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Bright ideas - Manchester Metropolitan university student Verity Hollywood has undertaken a project to get photographs of the sun, Solargraphs, from all around the world.
Staring at the sun has always been dangerous and compelling - and something of a technological challenge for astronomers and photographers alike.
But there were no fancy filters or space-age lenses for young photographer Verity Hollywood, from Newtownards, Northern Ireland, whose Solargraph project has produced some stunning results.
This beautiful and eerie image of the sun taken in Scotland is one of dozens she has shot with the most rudimentary pinhole cameras.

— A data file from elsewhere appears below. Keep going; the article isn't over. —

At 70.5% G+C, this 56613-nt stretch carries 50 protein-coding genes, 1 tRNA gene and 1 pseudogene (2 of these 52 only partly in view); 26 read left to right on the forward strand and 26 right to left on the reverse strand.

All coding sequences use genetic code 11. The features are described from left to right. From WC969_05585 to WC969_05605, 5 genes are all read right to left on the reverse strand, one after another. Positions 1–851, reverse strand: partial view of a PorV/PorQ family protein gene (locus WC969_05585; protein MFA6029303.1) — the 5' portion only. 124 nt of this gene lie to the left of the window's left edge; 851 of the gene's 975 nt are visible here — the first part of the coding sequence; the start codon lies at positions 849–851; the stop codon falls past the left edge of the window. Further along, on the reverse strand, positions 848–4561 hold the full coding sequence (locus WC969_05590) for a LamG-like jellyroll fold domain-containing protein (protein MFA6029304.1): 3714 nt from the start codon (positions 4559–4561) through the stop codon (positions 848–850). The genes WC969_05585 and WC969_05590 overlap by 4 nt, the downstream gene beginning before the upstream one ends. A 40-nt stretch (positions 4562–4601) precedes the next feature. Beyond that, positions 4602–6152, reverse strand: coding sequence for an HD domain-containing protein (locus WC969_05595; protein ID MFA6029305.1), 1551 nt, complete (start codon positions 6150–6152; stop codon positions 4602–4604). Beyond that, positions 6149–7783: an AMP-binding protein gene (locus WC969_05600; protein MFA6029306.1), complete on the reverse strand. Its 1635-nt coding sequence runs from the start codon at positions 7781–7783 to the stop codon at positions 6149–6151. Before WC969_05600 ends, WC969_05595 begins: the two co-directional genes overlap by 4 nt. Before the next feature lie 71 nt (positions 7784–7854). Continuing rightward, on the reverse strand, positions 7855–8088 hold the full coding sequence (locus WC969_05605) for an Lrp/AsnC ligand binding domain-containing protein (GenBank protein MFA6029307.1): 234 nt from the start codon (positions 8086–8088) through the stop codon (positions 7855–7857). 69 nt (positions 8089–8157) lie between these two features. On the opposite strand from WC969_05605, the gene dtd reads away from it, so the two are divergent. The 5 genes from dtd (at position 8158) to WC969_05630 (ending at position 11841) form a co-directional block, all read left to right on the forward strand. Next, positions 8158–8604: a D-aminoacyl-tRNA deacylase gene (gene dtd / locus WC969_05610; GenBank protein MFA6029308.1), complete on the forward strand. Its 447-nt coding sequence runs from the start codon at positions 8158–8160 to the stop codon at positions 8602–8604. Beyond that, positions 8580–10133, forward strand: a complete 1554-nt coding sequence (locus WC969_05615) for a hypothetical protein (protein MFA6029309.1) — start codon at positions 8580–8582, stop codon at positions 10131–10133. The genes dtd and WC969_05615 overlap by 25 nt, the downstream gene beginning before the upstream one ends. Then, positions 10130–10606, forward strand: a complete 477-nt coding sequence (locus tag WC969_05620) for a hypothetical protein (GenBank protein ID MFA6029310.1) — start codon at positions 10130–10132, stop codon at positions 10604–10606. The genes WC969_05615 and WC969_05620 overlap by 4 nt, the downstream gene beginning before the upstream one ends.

Using long exposures from home-made pinhole cameras, the 22-year old, tracked the sun for weeks on a single exposure, for her final-year Interactive Arts degree project at Manchester Metropolitan University.
The student sent dozens of these cameras to people across the world, telling them to leave them facing the sun for weeks and then to post them back to her.
“I’ve been experimenting with these cameras all year and I find it fascinating that something so lo-fi and technologically insignificant can capture the movement of a universal element such as the sun.”
Verity took her first pinhole sun-tracker in Rovaniemi, Finland while on an Erasmus study trip, and has since received cameras back from all over world - Japan, USA, Ireland, France and Russia.
More information about the Manchester Metropolitan University including how to apply, please visit the website.